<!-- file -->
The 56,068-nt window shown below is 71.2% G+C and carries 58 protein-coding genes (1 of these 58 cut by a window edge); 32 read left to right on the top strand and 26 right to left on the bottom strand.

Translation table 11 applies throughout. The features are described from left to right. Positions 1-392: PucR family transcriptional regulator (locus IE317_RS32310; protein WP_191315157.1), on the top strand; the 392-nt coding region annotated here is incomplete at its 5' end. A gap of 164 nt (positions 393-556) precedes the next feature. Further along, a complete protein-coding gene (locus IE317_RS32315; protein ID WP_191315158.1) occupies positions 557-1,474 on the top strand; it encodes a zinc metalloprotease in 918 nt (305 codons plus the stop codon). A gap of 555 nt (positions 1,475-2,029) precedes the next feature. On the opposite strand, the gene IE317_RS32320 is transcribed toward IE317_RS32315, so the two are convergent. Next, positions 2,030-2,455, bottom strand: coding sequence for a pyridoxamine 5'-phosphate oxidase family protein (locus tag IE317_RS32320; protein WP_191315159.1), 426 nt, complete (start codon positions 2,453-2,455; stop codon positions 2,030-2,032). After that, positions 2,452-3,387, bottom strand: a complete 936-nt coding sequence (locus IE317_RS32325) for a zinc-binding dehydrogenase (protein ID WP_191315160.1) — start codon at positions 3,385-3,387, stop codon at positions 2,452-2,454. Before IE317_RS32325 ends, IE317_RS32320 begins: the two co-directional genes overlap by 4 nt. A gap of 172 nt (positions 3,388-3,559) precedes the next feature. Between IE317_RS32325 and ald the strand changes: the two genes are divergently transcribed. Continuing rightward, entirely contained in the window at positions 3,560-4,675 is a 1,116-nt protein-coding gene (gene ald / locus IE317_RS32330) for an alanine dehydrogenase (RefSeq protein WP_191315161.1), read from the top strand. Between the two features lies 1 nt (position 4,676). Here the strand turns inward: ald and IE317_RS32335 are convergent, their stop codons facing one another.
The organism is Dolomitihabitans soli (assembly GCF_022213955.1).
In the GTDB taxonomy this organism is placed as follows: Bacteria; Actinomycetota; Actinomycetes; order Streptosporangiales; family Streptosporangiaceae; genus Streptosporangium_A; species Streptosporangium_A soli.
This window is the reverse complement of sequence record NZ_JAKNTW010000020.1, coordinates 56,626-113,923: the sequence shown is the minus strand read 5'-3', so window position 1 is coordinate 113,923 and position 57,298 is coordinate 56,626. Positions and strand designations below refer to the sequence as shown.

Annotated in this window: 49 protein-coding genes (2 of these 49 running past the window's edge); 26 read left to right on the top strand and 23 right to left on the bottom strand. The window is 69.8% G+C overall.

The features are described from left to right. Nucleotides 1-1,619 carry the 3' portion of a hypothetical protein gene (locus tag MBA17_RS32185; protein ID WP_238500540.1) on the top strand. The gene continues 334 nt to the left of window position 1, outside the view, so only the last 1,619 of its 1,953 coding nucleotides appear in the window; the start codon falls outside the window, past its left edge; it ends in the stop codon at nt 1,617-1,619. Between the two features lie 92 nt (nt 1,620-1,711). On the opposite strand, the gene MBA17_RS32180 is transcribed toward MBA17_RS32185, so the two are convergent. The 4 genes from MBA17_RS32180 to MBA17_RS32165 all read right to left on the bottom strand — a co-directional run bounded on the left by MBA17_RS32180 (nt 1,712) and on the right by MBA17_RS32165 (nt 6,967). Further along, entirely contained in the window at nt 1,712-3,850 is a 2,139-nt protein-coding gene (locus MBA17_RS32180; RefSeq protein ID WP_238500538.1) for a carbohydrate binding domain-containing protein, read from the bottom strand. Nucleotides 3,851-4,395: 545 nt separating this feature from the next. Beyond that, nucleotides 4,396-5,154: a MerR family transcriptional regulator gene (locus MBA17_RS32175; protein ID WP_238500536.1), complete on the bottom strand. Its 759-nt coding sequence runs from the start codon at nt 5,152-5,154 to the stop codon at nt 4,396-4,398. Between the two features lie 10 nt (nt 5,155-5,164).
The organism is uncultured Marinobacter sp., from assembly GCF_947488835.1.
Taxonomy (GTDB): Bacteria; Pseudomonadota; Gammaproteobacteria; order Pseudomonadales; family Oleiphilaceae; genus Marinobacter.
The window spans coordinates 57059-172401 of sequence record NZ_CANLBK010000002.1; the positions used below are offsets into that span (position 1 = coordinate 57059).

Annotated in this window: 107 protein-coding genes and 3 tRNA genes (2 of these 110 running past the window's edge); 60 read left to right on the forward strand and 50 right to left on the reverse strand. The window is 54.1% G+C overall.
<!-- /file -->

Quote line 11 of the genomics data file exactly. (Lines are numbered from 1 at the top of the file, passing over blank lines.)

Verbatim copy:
Annotated in this window: 107 protein-coding genes and 3 tRNA genes (2 of these 110 running past the window's edge); 60 read left to right on the forward strand and 50 right to left on the reverse strand. The window is 54.1% G+C overall.